The internet has now gone global in the truest sense, as the first non-Latin domain names went online this week. The first major change to the domain name system since its creation saw the first Arabic domain names go live, with names for Egypt, Saudi Arabia and the United Arab Emirates, following final approval by the Internet Corporation for Assigned Names and Numbers (ICANN). For instance, Egypt’s Ministry of Communications and Technology resides here: http://موقع.وزارة-الأتصالات.مصر
The change was a long time coming, advocates say. Web sites in Arabic-speaking countries have had to use suffixes like “.com,” despite targeting audiences who don’t read English or other Latin-script languages. Complicating matters is the fact that Arabic is written from right to left, rather than left to right.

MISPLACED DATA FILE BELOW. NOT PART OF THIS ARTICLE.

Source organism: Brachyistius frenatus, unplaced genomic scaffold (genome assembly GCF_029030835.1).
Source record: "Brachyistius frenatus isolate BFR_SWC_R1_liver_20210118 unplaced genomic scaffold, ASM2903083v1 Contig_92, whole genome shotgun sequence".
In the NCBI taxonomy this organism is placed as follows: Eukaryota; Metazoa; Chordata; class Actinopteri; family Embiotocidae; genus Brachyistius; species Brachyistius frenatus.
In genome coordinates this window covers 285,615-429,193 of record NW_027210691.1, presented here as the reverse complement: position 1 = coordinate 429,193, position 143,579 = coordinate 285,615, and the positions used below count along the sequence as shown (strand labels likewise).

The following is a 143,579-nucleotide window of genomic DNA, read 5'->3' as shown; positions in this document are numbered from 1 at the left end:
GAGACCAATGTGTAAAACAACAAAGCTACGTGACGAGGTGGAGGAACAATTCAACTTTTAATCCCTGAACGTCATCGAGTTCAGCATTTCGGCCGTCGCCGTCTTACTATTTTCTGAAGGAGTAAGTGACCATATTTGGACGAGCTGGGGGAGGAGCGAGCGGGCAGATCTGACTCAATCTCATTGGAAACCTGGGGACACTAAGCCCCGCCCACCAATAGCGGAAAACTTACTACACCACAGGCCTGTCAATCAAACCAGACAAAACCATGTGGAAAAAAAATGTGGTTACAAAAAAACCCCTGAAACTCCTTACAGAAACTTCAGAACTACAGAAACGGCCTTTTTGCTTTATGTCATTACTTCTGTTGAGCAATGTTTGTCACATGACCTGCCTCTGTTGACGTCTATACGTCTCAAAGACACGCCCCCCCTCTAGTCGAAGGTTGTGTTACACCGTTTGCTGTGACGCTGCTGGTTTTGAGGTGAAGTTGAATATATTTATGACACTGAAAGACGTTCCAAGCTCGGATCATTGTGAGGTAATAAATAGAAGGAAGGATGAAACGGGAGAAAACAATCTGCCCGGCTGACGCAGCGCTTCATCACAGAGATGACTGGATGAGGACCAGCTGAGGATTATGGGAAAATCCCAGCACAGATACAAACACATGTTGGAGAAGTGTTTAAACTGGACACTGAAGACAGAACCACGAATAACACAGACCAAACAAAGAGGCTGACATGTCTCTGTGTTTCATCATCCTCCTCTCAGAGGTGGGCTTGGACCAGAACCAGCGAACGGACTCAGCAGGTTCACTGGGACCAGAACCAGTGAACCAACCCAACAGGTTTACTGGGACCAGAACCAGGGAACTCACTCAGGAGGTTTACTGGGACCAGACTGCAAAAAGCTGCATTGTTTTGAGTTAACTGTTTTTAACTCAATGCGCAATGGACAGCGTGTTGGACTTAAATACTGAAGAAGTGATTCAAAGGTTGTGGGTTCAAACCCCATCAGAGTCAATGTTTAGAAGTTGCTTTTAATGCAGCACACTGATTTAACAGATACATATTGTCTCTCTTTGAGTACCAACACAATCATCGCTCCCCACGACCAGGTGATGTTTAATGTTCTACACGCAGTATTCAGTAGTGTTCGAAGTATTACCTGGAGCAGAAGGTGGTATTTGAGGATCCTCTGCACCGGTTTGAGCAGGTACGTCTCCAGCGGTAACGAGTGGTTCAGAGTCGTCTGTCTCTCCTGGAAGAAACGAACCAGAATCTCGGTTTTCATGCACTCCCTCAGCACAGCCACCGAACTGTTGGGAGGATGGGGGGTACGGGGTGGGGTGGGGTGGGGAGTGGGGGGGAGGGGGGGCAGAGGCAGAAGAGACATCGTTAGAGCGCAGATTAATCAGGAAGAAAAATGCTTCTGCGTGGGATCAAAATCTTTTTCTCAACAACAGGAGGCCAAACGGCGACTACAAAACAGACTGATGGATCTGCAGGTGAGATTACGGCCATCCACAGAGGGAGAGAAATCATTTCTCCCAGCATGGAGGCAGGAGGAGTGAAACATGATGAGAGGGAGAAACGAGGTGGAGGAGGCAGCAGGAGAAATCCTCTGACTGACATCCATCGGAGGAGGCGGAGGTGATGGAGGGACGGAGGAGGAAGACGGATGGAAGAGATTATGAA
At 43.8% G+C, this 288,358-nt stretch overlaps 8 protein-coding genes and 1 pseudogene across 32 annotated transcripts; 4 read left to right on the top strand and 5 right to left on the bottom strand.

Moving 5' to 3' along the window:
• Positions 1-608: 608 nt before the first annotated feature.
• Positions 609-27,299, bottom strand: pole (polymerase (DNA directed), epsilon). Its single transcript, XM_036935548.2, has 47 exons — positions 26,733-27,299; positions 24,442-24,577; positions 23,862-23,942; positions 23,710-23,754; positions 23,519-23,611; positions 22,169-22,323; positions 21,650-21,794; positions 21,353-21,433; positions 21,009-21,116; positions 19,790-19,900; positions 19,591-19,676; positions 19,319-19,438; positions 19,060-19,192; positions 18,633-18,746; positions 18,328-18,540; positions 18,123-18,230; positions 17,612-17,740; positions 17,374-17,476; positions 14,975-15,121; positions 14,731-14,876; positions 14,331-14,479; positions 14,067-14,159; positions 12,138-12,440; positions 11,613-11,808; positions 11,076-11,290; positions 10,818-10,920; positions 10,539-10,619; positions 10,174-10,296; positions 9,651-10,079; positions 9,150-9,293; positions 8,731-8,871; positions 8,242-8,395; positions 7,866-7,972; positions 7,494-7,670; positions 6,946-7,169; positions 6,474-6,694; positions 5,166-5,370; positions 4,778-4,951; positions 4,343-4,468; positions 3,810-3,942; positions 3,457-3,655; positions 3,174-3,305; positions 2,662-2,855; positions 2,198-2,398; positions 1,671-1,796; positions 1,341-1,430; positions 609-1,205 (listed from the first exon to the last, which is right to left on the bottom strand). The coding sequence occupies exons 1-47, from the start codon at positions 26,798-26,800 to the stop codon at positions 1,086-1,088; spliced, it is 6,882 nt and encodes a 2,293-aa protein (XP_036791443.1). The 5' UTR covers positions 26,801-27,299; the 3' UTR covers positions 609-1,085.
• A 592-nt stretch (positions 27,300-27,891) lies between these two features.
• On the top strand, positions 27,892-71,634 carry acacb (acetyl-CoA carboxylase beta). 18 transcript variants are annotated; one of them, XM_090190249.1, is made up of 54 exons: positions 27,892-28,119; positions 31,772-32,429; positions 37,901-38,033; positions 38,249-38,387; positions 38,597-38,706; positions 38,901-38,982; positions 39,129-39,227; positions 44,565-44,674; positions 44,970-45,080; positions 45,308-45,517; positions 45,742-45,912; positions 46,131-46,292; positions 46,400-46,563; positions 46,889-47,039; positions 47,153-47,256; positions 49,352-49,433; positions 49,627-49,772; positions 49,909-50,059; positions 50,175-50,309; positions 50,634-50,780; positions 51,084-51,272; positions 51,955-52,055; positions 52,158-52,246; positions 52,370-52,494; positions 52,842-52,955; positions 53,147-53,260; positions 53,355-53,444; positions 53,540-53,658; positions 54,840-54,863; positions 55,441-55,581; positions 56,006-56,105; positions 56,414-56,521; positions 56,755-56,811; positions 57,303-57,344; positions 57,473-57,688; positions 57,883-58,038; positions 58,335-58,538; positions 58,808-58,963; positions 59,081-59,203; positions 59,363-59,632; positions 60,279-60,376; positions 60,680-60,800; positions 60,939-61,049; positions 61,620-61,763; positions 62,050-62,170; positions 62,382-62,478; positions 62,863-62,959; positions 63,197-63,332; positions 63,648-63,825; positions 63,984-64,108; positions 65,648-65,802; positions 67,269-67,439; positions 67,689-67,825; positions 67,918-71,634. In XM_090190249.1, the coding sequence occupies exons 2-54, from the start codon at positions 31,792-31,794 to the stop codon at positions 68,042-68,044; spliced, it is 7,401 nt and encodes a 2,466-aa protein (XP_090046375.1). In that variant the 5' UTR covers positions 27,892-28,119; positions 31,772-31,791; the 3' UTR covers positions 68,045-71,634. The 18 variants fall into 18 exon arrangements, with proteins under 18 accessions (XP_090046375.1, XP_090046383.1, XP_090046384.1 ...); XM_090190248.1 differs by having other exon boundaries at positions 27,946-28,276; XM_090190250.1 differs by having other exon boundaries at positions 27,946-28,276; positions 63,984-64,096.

Domain names in Egypt can now include .masr, in Arabic script. Masr is the country’s name in Arabic. Egypt will also keep its “.eg” suffix in Latin, the AP reported.
Three companies,TE Data, Vodafone Data and Link Registrar, were the first to receive licenses to use the new suffix, AP reported.
A suffix for Russia in Cyrillic is coming soon, too, after ICANN cleared it last month. Proposals for other countries and alphabets have received preliminary approval and should be online by the end of the year, including Chinese in Hong Kong, Thai in Thailand, Silhanese and Tamil in Sri Lanka, and Arabic in several other countries.
About 50 countries expressed interest in creating non-Latin domain names, according to an ICANN survey last year. The Internet overlord started accepting applications for various languages in November, and has since received requests for 11 languages.
Source: Popular Science.